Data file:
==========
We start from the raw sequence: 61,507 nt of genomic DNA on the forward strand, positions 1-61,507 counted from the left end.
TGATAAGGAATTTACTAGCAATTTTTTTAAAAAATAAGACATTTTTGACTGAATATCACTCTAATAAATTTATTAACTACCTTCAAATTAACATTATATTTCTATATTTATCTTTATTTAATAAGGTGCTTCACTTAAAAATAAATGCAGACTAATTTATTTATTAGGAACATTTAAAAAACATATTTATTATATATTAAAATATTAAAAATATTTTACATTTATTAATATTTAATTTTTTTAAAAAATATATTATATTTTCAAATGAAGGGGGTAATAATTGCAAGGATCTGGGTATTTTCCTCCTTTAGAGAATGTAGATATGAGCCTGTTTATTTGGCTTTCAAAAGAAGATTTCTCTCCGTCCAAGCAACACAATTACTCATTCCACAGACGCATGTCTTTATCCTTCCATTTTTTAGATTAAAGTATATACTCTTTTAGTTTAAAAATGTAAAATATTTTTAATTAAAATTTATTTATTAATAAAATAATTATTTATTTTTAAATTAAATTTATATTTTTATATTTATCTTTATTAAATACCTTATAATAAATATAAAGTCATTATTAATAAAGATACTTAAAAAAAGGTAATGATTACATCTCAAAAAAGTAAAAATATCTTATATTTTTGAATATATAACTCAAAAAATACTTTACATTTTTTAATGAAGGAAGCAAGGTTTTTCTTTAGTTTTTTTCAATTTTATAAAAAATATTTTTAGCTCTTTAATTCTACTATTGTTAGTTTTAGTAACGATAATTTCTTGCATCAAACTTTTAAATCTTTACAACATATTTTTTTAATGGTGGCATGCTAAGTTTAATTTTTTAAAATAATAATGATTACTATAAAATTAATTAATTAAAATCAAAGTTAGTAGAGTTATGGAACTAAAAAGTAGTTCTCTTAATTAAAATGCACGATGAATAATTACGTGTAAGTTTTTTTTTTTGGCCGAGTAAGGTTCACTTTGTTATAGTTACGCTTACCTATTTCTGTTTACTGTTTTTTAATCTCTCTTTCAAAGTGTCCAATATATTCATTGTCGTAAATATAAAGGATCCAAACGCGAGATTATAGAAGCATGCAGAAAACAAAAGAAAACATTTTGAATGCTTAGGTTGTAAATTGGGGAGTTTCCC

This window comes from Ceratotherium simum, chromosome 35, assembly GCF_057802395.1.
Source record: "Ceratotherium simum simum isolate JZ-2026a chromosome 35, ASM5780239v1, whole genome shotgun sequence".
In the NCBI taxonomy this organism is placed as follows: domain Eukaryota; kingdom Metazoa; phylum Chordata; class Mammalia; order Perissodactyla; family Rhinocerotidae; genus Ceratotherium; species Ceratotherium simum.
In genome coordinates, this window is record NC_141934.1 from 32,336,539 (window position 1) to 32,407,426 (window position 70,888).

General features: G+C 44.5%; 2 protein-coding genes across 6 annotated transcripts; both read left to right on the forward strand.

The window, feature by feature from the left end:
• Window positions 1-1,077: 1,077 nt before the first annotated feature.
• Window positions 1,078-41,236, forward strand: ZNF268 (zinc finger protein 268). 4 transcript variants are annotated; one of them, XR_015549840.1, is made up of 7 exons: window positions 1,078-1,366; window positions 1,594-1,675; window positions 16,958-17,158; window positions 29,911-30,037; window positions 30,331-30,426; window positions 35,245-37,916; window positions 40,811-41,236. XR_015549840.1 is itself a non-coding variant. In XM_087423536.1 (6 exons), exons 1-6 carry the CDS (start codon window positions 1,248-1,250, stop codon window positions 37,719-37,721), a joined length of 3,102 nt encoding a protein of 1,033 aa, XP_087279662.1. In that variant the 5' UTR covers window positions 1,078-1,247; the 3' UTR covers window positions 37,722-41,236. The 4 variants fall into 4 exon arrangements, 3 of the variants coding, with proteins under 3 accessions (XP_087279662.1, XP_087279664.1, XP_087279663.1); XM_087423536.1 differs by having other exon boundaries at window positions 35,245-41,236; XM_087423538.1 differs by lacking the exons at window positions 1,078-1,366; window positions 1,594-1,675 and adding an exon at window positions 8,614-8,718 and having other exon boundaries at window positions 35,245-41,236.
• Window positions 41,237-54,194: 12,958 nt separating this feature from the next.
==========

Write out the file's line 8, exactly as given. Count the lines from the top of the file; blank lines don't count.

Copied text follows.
The window, feature by feature from the left end: